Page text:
Updated 12:30 pm EST:
As President Obama introduced Merrick Garland on Wednesday as his choice for the U.S. Supreme Court, Republican lawmakers "doubled down" on their vow to block the election-year nominee.
Garland, who currently serves as chief judge of the United States Court of Appeals for the D.C. Circuit, is widely considered a "moderate" choice, and thus a politically safe replacement for the late conservative Justice Antonin Scalia. Despite this, Republican lawmakers have for weeks threatened that they will hold neither a hearing nor vote on an Obama pick.
Following the White House press conference, Senate Majority Leader Mitch McConnell gave a statement on the Senate floor declaring that Republican lawmakers would continue to uphold this vow.
Obama appeared to anticipate such a response during his remarks Wednesday when he directly appealed to Senate Republicans to give Garland "a fair hearing and then an up-or-down vote."
"At a time when our politics are so polarized," the president said, now is "precisely the time we should play it straight and treat the nomination with the care it deserves. The Supreme Court is unique, it is supposed to be above politics and should stay that way."
Refusing to move this process forward, he continued, "won't only be an abdication of the Senate's constitutional duty...it will mean everything is subject to the most partisan of politics."
He concluded: "The reputation of the Supreme Court will inevitably suffer. Faith in our justice system will inevitably suffer. And our democracy will ultimately suffer as well."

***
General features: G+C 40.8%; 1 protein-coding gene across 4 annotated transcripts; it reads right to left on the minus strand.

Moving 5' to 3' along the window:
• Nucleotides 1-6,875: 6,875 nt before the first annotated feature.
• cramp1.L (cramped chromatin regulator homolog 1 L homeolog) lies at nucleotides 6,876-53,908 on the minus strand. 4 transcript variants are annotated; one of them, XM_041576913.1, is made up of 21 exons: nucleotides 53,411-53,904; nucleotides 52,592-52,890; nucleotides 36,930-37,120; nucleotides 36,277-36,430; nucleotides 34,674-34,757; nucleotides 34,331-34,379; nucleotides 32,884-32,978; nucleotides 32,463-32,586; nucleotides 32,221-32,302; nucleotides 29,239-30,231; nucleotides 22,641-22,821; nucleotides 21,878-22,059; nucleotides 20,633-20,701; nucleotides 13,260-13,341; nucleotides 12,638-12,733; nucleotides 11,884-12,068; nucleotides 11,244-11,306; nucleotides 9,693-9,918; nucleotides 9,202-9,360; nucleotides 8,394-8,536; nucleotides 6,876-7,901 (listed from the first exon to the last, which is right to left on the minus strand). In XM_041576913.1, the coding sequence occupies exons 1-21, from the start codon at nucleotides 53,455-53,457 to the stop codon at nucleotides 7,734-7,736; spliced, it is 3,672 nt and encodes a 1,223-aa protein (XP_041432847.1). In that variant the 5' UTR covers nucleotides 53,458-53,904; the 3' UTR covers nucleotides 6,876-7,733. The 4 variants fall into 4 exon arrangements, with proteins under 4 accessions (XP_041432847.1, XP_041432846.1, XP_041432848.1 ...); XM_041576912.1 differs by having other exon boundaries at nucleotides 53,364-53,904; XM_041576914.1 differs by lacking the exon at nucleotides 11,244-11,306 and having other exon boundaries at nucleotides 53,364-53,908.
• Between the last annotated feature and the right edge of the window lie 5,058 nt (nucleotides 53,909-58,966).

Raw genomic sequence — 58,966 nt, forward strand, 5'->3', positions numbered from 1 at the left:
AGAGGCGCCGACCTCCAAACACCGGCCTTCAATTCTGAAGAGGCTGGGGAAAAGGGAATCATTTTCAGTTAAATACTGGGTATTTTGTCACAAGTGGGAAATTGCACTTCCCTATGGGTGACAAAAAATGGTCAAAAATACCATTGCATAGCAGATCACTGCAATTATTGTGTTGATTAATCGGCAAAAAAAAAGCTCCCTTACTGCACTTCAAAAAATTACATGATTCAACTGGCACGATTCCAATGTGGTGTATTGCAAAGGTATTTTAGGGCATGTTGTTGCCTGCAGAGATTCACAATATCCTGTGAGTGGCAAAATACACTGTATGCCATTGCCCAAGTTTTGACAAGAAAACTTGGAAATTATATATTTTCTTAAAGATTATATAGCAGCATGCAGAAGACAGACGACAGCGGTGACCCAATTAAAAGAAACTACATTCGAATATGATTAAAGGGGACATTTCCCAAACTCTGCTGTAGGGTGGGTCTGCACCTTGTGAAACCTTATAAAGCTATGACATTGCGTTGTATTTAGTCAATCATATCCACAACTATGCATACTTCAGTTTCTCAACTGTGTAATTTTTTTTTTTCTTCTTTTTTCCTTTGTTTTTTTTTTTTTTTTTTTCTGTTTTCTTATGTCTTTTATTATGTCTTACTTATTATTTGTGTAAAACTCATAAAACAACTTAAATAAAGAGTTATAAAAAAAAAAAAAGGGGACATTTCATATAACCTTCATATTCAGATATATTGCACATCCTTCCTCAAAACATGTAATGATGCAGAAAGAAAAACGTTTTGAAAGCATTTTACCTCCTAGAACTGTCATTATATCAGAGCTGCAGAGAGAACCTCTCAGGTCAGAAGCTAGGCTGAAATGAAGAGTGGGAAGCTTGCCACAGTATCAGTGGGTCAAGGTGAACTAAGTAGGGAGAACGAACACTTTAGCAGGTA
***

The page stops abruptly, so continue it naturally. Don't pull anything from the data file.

"President Obama has fulfilled his constitutional duty by nominating Judge Merrick Garland, but instead of fulfilling their constitutional duty, Senate Republicans are hell bent on running out the clock for the next nine plus months in hopes of allowing President Donald Trump to make a pick in line with his racist and bigoted view of our country," declared Ilya Sheyman, executive director of MoveOn.org Political Action.
"Senators who refuse to consider the President’s nominee are failing the American people. They are obstacles to progress and are not only snubbing the judge and the President, they’re shirking their sworn duty to 'support and defend the Constitution' and 'faithfully discharge the duties' of their offices," said Miles Rapoport, president of the public interest group Common Cause.
"If employees don’t do their jobs, they get fired," Rapoport continued. "Common Cause says unequivocally, Senate, Do Your Job!...Anything less will be an affront to the court, the Constitution, and the voters."
Ilyse Hogue, president of NARAL Pro-Choice America, accused Senate Republicans of "intentionally leaving a vacuum in one of the most hallowed and significant institutions in our country and denying the American people a complete and full vetting of a new Supreme Court justice."
The Sierra Club has vowed to mobilize its 2.4 million members to urge their lawmakers to hold a hearing "as soon as possible." Last week the group sent a letter (pdf) signed by a coalition of environmental groups to McConnell and Senate Minority Leader Harry Reid (D-Nev.) specifically addressing the important environmental and climate cases that remain in flux with this empty position.